Dana Lynn Louis:
I enjoy enhancing environments by highlighting the energy of a place - pulling viewers around a corner or across a street, inviting them to look at space in a new way, and creating relationships between interiors and exteriors, between our bodies and our environment, between our unique senses of self and our interconnectedness with all. One of my inspirations came from a trip that I took to Timbuktu, Mali. There I visited a library that houses some of the oldest manuscripts in the world. It was amazing to see the illustrations and writings in so many languages. Even though the languages were foreign to me, many of the concepts and illustrations were familiar.
Nearby Thornton Creek is in Seattle's largest watershed, where many small creeks come together throughout Northgate. The community center also brings people together. The plaza will have many streams of people flowing across it, between the community center, library, park, playground and daycare. People will be criss-crossing the space. How to get all these disparate paths to meet? Create an eddy, a place where the current flows downstream from the parking lot and into the plaza, where it spins off and creates a place of rest.
"Perch" honors the built and natural environments. It aims to celebrate both the vital energy of the city and a connection to nature. It addresses the tightly intertwined relationship between human patterns and the contours of the natural environment by focusing on the black-capped chickadee, a bird native to the area. This lively little bird is not rare or endangered. It is a hardy urban resident that is a symbol of mutual adaptation
About the artists
Dana Lynn Louis, Portland, Ore.
Louis' work includes large-scale outdoor work, indoor installations, individual objects, drawings and prints. For the last 12 years she has worked collaboratively with artists, engineers, architects and community members. Louis considers public art an opportunity to acknowledge the interconnectedness of art in our daily lives. Examples of Louis' work include ceramic and glass tiles and glass vessels that she created for the men's and women's restrooms at the Portland Convention Center, a kaleidoscopic glass drawing for the façade of the new facility at Mary Bridge Children's Hospital in Tacoma and a glass and metal wall in a fire station in Portland.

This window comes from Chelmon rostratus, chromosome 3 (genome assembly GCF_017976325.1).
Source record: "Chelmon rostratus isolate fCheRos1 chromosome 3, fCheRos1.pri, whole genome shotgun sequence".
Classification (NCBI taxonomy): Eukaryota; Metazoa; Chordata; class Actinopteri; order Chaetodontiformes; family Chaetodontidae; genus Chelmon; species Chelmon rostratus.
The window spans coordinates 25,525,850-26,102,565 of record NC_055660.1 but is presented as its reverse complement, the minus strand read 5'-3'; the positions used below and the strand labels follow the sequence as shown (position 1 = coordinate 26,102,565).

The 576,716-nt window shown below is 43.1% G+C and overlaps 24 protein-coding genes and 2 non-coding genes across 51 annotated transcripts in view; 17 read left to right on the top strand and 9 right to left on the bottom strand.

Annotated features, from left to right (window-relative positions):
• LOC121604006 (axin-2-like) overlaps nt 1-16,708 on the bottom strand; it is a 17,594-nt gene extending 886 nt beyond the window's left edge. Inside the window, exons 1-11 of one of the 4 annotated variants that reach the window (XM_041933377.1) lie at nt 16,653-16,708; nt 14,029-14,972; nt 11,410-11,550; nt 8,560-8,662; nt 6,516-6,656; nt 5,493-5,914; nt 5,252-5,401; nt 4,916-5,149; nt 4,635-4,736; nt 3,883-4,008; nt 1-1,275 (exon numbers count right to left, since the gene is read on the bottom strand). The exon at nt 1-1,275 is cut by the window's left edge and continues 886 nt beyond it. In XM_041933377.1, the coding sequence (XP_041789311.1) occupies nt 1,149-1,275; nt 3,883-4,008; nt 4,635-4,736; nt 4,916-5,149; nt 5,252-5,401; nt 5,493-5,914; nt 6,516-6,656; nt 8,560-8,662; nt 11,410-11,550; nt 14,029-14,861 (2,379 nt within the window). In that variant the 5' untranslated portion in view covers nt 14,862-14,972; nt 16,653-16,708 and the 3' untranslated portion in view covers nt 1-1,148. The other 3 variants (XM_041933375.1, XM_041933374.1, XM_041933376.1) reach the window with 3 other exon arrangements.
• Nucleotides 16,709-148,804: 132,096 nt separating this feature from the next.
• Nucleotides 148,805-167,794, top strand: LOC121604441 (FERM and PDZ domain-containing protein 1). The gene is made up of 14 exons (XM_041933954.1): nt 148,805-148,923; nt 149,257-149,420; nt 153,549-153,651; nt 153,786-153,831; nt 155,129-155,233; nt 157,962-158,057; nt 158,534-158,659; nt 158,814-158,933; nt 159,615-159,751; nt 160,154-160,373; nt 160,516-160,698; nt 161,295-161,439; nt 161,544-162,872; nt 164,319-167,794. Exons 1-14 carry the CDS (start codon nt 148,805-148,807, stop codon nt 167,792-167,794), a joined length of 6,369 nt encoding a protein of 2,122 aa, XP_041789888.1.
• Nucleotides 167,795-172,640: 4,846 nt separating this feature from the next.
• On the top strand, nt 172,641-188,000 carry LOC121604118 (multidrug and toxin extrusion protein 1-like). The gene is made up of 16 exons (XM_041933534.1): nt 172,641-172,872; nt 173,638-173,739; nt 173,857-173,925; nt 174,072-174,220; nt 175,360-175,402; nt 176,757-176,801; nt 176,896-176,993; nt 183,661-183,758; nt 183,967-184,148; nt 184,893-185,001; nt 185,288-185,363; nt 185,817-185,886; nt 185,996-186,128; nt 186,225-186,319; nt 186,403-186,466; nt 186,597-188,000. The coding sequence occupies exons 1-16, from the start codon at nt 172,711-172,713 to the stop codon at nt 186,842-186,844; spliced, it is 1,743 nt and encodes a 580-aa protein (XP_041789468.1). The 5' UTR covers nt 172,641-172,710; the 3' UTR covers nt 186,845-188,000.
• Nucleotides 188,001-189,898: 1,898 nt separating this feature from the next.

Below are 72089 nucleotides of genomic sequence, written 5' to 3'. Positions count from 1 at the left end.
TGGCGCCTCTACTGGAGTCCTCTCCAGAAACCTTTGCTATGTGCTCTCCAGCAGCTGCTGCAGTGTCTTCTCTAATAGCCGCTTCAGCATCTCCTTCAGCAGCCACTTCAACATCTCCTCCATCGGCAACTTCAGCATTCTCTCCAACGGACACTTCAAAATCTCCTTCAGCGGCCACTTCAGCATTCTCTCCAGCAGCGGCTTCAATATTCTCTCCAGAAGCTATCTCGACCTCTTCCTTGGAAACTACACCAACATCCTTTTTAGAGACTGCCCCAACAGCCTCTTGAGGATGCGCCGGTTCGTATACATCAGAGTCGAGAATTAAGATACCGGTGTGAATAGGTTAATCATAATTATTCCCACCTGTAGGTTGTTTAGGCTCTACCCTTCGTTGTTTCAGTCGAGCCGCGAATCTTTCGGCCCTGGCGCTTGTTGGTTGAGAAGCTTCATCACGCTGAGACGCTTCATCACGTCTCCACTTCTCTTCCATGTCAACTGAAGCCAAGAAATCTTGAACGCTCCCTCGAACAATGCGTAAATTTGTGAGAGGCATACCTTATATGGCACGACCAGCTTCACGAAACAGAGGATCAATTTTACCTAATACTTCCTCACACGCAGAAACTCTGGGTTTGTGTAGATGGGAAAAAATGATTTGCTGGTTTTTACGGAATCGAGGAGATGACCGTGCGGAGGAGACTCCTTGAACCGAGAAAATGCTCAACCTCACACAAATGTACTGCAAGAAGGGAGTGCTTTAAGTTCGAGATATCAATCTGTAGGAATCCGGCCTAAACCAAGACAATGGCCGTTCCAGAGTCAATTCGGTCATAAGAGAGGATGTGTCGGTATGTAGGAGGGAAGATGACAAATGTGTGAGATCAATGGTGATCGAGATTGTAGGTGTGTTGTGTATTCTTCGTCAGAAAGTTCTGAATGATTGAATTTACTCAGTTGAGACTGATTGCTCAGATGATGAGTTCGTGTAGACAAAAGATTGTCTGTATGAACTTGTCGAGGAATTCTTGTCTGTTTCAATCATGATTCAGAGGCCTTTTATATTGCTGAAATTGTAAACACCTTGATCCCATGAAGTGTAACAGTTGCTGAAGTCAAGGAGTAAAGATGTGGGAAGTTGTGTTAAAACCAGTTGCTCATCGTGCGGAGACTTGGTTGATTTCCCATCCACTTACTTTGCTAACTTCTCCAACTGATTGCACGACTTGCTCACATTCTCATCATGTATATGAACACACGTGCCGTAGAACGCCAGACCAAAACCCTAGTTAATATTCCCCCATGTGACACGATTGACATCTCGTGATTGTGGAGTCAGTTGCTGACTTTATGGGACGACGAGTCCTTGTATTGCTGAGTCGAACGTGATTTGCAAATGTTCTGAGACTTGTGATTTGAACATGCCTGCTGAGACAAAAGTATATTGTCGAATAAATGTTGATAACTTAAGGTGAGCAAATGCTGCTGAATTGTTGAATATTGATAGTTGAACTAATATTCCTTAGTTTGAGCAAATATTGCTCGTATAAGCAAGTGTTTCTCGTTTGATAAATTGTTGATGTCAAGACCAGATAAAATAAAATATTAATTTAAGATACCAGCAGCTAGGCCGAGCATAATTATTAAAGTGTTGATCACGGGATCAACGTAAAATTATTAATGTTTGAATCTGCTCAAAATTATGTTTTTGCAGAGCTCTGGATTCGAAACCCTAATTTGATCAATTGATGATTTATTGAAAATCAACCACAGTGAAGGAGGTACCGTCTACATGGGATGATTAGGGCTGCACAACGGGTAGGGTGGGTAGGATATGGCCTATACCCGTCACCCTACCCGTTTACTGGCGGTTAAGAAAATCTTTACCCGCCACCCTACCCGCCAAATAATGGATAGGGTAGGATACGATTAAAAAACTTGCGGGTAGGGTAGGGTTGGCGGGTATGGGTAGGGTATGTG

Nikki McClure, Olympia, Wash.
A self-taught artist, McClure primarily makes papercuts, cutting each image from a single sheet of paper. She publishes her own calendars and books, which are distributed worldwide, and also has made books for Sasquatch Books. She has shown her work nationally and internationally, including in Seattle, Brooklyn, Tokyo and Sweden. McClure has received public art commissions from the cities of Seattle and Olympia under their Emerging Public Artist programs. She aims to craft environments in which to rest and observe the busy world.
Linda Wysong, Portland, Ore.
Wysong is an interdisciplinary visual artist known for her thoughtful examination of our contemporary lives. She strives to create opportunities to "re-see" the everyday in a new and revealing manner. She has shown her work nationally and internationally, including in New York, San Francisco, Washington, D.C., Rotterdam, and throughout the Pacific Northwest. Wysong has participated in numerous design teams and has public art installations along the Springwater Corridor and the Interstate MAX Line in Portland.
Special thanks to:
- 1% for Art Program funding through the Library, Parks and Seattle Department of Transportation.
- The Seattle Public Library Foundation for donating additional funding for the glasswork by Dana Lynn Louis.
- Wallace Grantor Trust, which contributed funding in memory of M. Marvin Wallace for the third birdhouse designed by Linda Wysong.
View Art at the Northgate Branch, Community Center and Park